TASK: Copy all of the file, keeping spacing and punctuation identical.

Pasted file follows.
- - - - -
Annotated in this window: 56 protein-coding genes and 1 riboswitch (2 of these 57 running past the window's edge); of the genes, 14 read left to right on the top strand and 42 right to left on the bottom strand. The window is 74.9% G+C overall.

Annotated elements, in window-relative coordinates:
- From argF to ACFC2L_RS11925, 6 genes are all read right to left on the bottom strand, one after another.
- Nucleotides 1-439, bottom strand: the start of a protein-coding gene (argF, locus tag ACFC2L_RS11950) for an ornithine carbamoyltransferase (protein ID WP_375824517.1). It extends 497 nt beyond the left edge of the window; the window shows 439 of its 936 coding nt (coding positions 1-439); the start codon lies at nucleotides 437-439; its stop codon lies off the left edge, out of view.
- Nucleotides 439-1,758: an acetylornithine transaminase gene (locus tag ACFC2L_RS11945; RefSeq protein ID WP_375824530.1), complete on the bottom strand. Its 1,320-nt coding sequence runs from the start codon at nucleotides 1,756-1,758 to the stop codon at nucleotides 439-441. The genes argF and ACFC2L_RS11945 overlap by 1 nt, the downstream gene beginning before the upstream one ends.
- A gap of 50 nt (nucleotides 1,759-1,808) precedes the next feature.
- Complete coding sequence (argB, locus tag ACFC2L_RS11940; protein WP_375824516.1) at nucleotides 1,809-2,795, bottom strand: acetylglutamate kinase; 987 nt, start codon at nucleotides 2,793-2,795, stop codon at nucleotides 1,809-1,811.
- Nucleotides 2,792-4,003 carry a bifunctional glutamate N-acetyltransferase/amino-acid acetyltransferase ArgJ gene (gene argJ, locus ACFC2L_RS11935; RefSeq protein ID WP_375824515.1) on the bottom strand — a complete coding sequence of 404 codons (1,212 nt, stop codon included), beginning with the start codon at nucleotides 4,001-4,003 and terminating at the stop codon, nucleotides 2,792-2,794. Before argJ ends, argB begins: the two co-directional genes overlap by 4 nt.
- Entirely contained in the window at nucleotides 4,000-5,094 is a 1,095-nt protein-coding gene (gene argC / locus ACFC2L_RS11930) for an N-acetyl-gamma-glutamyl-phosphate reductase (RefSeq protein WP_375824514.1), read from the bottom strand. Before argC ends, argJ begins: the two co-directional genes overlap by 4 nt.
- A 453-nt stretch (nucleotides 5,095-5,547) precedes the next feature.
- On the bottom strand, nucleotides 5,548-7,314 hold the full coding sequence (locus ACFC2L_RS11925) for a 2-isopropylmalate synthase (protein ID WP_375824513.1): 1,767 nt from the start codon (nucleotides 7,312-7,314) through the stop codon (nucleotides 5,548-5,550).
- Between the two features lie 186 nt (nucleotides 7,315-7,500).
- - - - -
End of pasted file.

Annotated in this window: 56 protein-coding genes and 1 riboswitch (2 of these 57 running past the window's edge); of the genes, 14 read left to right on the top strand and 42 right to left on the bottom strand. The window is 74.9% G+C overall.

Annotated elements, in window-relative coordinates:
- From argF to ACFC2L_RS11925, 6 genes are all read right to left on the bottom strand, one after another.
- Nucleotides 1-439, bottom strand: the start of a protein-coding gene (argF, locus tag ACFC2L_RS11950) for an ornithine carbamoyltransferase (protein ID WP_375824517.1). It extends 497 nt beyond the left edge of the window; the window shows 439 of its 936 coding nt (coding positions 1-439); the start codon lies at nucleotides 437-439; its stop codon lies off the left edge, out of view.
- Nucleotides 439-1,758: an acetylornithine transaminase gene (locus tag ACFC2L_RS11945; RefSeq protein ID WP_375824530.1), complete on the bottom strand. Its 1,320-nt coding sequence runs from the start codon at nucleotides 1,756-1,758 to the stop codon at nucleotides 439-441. The genes argF and ACFC2L_RS11945 overlap by 1 nt, the downstream gene beginning before the upstream one ends.
- A gap of 50 nt (nucleotides 1,759-1,808) precedes the next feature.
- Complete coding sequence (argB, locus tag ACFC2L_RS11940; protein WP_375824516.1) at nucleotides 1,809-2,795, bottom strand: acetylglutamate kinase; 987 nt, start codon at nucleotides 2,793-2,795, stop codon at nucleotides 1,809-1,811.
- Nucleotides 2,792-4,003 carry a bifunctional glutamate N-acetyltransferase/amino-acid acetyltransferase ArgJ gene (gene argJ, locus ACFC2L_RS11935; RefSeq protein ID WP_375824515.1) on the bottom strand — a complete coding sequence of 404 codons (1,212 nt, stop codon included), beginning with the start codon at nucleotides 4,001-4,003 and terminating at the stop codon, nucleotides 2,792-2,794. Before argJ ends, argB begins: the two co-directional genes overlap by 4 nt.
- Entirely contained in the window at nucleotides 4,000-5,094 is a 1,095-nt protein-coding gene (gene argC / locus ACFC2L_RS11930) for an N-acetyl-gamma-glutamyl-phosphate reductase (RefSeq protein WP_375824514.1), read from the bottom strand. Before argC ends, argJ begins: the two co-directional genes overlap by 4 nt.
- A 453-nt stretch (nucleotides 5,095-5,547) precedes the next feature.
- On the bottom strand, nucleotides 5,548-7,314 hold the full coding sequence (locus ACFC2L_RS11925) for a 2-isopropylmalate synthase (protein ID WP_375824513.1): 1,767 nt from the start codon (nucleotides 7,312-7,314) through the stop codon (nucleotides 5,548-5,550).
- Between the two features lie 186 nt (nucleotides 7,315-7,500).